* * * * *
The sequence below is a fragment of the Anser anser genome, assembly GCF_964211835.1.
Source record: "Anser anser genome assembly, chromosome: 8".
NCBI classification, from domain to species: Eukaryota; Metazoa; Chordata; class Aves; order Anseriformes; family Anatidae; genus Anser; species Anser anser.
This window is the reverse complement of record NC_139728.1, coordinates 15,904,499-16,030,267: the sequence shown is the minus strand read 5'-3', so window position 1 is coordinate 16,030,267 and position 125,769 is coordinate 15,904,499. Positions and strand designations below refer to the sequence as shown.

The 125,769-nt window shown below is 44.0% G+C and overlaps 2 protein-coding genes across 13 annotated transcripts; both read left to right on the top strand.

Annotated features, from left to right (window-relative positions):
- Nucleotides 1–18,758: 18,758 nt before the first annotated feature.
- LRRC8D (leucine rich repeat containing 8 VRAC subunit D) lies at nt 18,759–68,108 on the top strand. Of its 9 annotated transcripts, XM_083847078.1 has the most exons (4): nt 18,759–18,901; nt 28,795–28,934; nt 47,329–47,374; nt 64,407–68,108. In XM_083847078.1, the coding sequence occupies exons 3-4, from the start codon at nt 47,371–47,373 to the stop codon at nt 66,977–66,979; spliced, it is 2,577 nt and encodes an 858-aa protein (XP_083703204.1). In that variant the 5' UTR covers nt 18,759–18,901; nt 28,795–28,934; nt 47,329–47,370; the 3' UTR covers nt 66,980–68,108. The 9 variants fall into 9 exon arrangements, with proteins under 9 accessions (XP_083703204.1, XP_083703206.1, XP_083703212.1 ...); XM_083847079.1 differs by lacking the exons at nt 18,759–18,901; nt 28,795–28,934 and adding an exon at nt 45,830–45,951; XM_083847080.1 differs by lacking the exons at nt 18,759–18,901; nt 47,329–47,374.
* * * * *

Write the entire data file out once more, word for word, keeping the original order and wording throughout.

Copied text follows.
The sequence below is a fragment of the Anser anser genome, assembly GCF_964211835.1.
Source record: "Anser anser genome assembly, chromosome: 8".
NCBI classification, from domain to species: Eukaryota; Metazoa; Chordata; class Aves; order Anseriformes; family Anatidae; genus Anser; species Anser anser.
This window is the reverse complement of record NC_139728.1, coordinates 15,904,499-16,030,267: the sequence shown is the minus strand read 5'-3', so window position 1 is coordinate 16,030,267 and position 125,769 is coordinate 15,904,499. Positions and strand designations below refer to the sequence as shown.

The 125,769-nt window shown below is 44.0% G+C and overlaps 2 protein-coding genes across 13 annotated transcripts; both read left to right on the top strand.

Annotated features, from left to right (window-relative positions):
- Nucleotides 1–18,758: 18,758 nt before the first annotated feature.
- LRRC8D (leucine rich repeat containing 8 VRAC subunit D) lies at nt 18,759–68,108 on the top strand. Of its 9 annotated transcripts, XM_083847078.1 has the most exons (4): nt 18,759–18,901; nt 28,795–28,934; nt 47,329–47,374; nt 64,407–68,108. In XM_083847078.1, the coding sequence occupies exons 3-4, from the start codon at nt 47,371–47,373 to the stop codon at nt 66,977–66,979; spliced, it is 2,577 nt and encodes an 858-aa protein (XP_083703204.1). In that variant the 5' UTR covers nt 18,759–18,901; nt 28,795–28,934; nt 47,329–47,370; the 3' UTR covers nt 66,980–68,108. The 9 variants fall into 9 exon arrangements, with proteins under 9 accessions (XP_083703204.1, XP_083703206.1, XP_083703212.1 ...); XM_083847079.1 differs by lacking the exons at nt 18,759–18,901; nt 28,795–28,934 and adding an exon at nt 45,830–45,951; XM_083847080.1 differs by lacking the exons at nt 18,759–18,901; nt 47,329–47,374.